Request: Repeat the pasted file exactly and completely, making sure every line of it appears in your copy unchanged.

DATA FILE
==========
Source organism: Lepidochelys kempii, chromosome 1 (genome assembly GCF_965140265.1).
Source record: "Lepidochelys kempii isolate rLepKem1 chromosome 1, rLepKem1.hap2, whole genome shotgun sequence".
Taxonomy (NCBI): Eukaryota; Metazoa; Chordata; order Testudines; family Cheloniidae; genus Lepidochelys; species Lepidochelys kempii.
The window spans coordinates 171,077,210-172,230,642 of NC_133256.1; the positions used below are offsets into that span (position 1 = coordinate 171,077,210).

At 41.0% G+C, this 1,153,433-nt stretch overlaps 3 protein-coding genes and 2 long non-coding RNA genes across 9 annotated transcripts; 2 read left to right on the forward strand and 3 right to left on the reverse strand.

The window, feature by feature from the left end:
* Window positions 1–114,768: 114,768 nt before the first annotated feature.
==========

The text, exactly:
Source organism: Lepidochelys kempii, chromosome 1 (genome assembly GCF_965140265.1).
Source record: "Lepidochelys kempii isolate rLepKem1 chromosome 1, rLepKem1.hap2, whole genome shotgun sequence".
Taxonomy (NCBI): Eukaryota; Metazoa; Chordata; order Testudines; family Cheloniidae; genus Lepidochelys; species Lepidochelys kempii.
The window spans coordinates 171,077,210-172,230,642 of NC_133256.1; the positions used below are offsets into that span (position 1 = coordinate 171,077,210).

At 41.0% G+C, this 1,153,433-nt stretch overlaps 3 protein-coding genes and 2 long non-coding RNA genes across 9 annotated transcripts; 2 read left to right on the forward strand and 3 right to left on the reverse strand.

The window, feature by feature from the left end:
* Window positions 1–114,768: 114,768 nt before the first annotated feature.